Pace loses its electricity on Tuesday and must rely on emergency generators to power emergency lights in the dormitory, one elevator and water and sewage pumps. More electricity is needed for the triage center. Paramount Studios in Long Island City arrives with portable receptacles and lighting, followed by a larger generator from Con Ed at 10:00pm.

On Wednesday morning, NYC Security Director Abbinanti secures five NYC buses to take NY students to Brooklyn and Pleasantville. Pleasantville students share their dorm rooms with their NY classmates.

Thursday and Friday, September 13-14, 2001

Westchester classes resume on Thursday. With phone service out, two toll-free hotlines are set up on Friday, one for employees and the other to field calls from parents and to communicate with non-resident New York City Students. Over the course of two weeks, 99 volunteers handle 6,692 phone calls. The University begins offering group-counseling sessions for faculty and staff at the Midtown Center. More than 700 people attend.

On Friday, the decision is made to try to reopen on Wednesday, September 19th.

Saturday and Sunday, September 15-16, 2001

One Pace Plaza remains open thanks to the Security and Buildings and Grounds personnel. Cleaners and maintenance workers maintain restroom and shower facilities for the National Guard, who use One Pace Plaza as a command post.

Wednesday, September 19, 2001 and after

An emotional day in the life of the University, resident students, faculty and staff begin returning to campus. Many are eager to resume their routine and look for ways to help. The Center for Community Outreach works with students to create a remembrance quilt and to publish a compilation of student photography, poetry, artwork and prose stemming from their experiences.

The Center, together with the Dyson College of Arts & Sciences Dean's Office and the Office of Multicultural Affairs coordinate a four-session campus forum series on U.S. foreign policy, the history of the Middle East, terrorism and civil liberties. The Michaelian Institute for Public Policy and Management offers a forum entitled "The September 11 Tragedies: A discussion of the psychological, economic, security and political implications. These sessions are attended by more than 400 students.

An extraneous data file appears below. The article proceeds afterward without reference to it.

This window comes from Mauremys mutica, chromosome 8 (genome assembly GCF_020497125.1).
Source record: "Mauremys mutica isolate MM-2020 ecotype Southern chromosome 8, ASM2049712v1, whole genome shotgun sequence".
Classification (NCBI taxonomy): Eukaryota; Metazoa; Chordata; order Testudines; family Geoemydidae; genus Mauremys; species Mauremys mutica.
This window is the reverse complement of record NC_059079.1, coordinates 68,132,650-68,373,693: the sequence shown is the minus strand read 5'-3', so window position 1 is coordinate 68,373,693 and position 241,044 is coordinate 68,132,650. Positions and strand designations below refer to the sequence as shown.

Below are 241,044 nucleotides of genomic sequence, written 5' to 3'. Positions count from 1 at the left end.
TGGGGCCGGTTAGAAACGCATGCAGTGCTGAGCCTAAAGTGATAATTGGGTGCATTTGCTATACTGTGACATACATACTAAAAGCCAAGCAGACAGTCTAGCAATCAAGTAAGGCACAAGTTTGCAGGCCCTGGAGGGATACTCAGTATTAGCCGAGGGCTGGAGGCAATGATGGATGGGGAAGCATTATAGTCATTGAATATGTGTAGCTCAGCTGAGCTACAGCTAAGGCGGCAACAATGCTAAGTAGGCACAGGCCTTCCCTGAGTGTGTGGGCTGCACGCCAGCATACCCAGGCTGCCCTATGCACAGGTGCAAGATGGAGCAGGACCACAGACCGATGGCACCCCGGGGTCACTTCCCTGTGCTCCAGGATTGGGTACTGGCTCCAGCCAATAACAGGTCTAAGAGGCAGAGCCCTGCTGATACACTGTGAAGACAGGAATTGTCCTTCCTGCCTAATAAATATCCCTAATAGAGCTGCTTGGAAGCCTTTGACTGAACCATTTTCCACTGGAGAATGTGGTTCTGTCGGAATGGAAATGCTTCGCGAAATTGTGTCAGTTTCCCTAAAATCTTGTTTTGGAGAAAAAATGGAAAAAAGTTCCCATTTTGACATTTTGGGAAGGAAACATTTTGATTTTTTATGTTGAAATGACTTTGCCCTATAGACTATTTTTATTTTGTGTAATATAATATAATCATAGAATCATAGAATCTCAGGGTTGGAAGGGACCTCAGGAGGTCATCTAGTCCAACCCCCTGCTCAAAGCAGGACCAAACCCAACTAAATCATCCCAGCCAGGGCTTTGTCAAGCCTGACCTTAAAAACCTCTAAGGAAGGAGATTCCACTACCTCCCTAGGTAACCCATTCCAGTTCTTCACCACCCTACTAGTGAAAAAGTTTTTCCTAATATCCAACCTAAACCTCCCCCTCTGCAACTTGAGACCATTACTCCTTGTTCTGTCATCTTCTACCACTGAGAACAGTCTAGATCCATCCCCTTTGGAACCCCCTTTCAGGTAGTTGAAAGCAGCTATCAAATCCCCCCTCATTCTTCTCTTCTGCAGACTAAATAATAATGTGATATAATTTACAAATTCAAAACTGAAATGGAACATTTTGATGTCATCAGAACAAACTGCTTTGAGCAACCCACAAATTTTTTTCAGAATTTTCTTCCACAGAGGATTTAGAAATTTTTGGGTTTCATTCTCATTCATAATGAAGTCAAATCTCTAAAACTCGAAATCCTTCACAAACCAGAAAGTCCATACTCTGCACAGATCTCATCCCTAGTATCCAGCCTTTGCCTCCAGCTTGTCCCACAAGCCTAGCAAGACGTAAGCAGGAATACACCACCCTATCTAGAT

The Long-Term Impact on Pace

In the days and weeks that followed its reopening, Pace University established itself as an important resource for the downtown community and a contributor to the rebuilding and revitalization efforts. Primarily through the Center for Downtown New York (CDNY), created by President David A. Caputo, the University opened its doors to the community as a source of expertise in a variety of disciplines and as a gathering place.

CDNY joined with the Pace University Small Business Development Center (SBDC) to promote the SBDC's free services available to lower Manhattan businesses. In the weeks immediately following September 11, the SBDC helped more than 100 merchants file for disaster/recovery loans. It also sponsored a number of conferences:

-     Courts in the Aftermath of 9/11: 9/11 Summit – a three-day summit covering all of the issues confronting the courts post 9/11 – how to balance heightened security needs with public access to the courts and addressing the unique legal issues arising from such events.

-     Building Memories: The Future of September 11: held the week before the 1-year anniversary, this one-day conference served as an open forum designed to provide background and insight into the process of memorializing September 11.

-     Lessons Learned from 9/11: Emergency Management Planning for Universities: this conference offered other university leaders information on how to prepare and respond to disasters, how to learn which methods work, and how to gauge the preparedness of academic institutions for such events. Panels included academic and administrative leaders from various areas of the University.

-     Democracy at a Critical Juncture: The Regional, National and Global Implications of 9/11: Undergraduates from universities in the U.S. and Israel take part in an intensive week of seminars to study the impact of September 11 and its aftermath from a variety of political, economic, social and religious perspectives.

Faculty and students also played an important role during this time. The Pace Press, under the editorship by Shams Tarek, became a vital source of communications in the days following September 11.

History professors Bill Offutt and Nancy Reagin created a Yahoo! listserv and bulletin board for students after Pace lost communications capabilities.

More than 200 law students, led by Professor Vanessa Merton, provided free legal assistance to the victims of the attacks. The Disaster Assistance Program helped those affected by the attacks to identify their needs and secure representation.

The Student Government Association, led by President Nancy Owen, sponsored a three-day Antiterrorism Conference. Four students from Oklahoma City attended and participated in the panel discussion with six Pace students. Other panels included faculty-led discussions covering business and economic perspectives and the prevention of terrorism.

Ellen Sowchek
Pace University Archivist